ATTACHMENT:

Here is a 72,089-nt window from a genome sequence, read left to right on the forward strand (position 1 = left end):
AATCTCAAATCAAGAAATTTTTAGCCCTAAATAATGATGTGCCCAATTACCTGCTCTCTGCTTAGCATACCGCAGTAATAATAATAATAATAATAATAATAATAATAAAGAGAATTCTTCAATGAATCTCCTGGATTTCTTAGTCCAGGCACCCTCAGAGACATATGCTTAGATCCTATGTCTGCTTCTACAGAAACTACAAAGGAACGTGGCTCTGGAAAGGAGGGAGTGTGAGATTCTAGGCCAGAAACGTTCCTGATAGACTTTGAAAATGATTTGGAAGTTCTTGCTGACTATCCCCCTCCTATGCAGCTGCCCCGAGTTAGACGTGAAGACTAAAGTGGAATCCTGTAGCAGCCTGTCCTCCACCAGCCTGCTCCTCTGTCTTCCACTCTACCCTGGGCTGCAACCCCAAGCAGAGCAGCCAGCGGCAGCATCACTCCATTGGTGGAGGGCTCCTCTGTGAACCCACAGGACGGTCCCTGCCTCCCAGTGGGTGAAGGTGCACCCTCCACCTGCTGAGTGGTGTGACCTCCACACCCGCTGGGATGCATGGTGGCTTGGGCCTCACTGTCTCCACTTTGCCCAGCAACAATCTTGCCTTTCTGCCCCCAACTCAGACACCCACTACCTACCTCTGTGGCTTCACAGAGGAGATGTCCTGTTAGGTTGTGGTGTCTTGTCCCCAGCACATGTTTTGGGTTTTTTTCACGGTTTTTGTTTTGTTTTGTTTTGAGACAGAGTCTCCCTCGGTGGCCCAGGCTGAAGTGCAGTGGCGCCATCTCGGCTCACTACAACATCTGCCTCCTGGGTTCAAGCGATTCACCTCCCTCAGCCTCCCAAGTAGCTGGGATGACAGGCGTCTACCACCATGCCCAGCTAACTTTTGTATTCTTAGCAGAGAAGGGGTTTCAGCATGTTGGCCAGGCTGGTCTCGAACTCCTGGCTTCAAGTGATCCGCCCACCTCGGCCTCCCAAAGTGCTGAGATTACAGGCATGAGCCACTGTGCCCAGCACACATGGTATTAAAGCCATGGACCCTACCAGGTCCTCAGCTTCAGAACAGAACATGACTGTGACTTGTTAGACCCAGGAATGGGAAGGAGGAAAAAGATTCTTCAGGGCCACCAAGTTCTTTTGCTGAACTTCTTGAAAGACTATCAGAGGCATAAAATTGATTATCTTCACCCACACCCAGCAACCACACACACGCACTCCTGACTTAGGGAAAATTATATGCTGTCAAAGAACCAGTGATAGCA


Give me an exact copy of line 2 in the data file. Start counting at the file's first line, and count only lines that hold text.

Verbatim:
AATCTCAAATCAAGAAATTTTTAGCCCTAAATAATGATGTGCCCAATTACCTGCTCTCTGCTTAGCATACCGCAGTAATAATAATAATAATAATAATAATAATAATAAAGAGAATTCTTCAATGAATCTCCTGGATTTCTTAGTCCAGGCACCCTCAGAGACATATGCTTAGATCCTATGTCTGCTTCTACAGAAACTACAAAGGAACGTGGCTCTGGAAAGGAGGGAGTGTGAGATTCTAGGCCAGAAACGTTCCTGATAGACTTTGAAAATGATTTGGAAGTTCTTGCTGACTATCCCCCTCCTATGCAGCTGCCCCGAGTTAGACGTGAAGACTAAAGTGGAATCCTGTAGCAGCCTGTCCTCCACCAGCCTGCTCCTCTGTCTTCCACTCTACCCTGGGCTGCAACCCCAAGCAGAGCAGCCAGCGGCAGCATCACTCCATTGGTGGAGGGCTCCTCTGTGAACCCACAGGACGGTCCCTGCCTCCCAGTGGGTGAAGGTGCACCCTCCACCTGCTGAGTGGTGTGACCTCCACACCCGCTGGGATGCATGGTGGCTTGGGCCTCACTGTCTCCACTTTGCCCAGCAACAATCTTGCCTTTCTGCCCCCAACTCAGACACCCACTACCTACCTCTGTGGCTTCACAGAGGAGATGTCCTGTTAGGTTGTGGTGTCTTGTCCCCAGCACATGTTTTGGGTTTTTTTCACGGTTTTTGTTTTGTTTTGTTTTGAGACAGAGTCTCCCTCGGTGGCCCAGGCTGAAGTGCAGTGGCGCCATCTCGGCTCACTACAACATCTGCCTCCTGGGTTCAAGCGATTCACCTCCCTCAGCCTCCCAAGTAGCTGGGATGACAGGCGTCTACCACCATGCCCAGCTAACTTTTGTATTCTTAGCAGAGAAGGGGTTTCAGCATGTTGGCCAGGCTGGTCTCGAACTCCTGGCTTCAAGTGATCCGCCCACCTCGGCCTCCCAAAGTGCTGAGATTACAGGCATGAGCCACTGTGCCCAGCACACATGGTATTAAAGCCATGGACCCTACCAGGTCCTCAGCTTCAGAACAGAACATGACTGTGACTTGTTAGACCCAGGAATGGGAAGGAGGAAAAAGATTCTTCAGGGCCACCAAGTTCTTTTGCTGAACTTCTTGAAAGACTATCAGAGGCATAAAATTGATTATCTTCACCCACACCCAGCAACCACACACACGCACTCCTGACTTAGGGAAAATTATATGCTGTCAAAGAACCAGTGATAGCA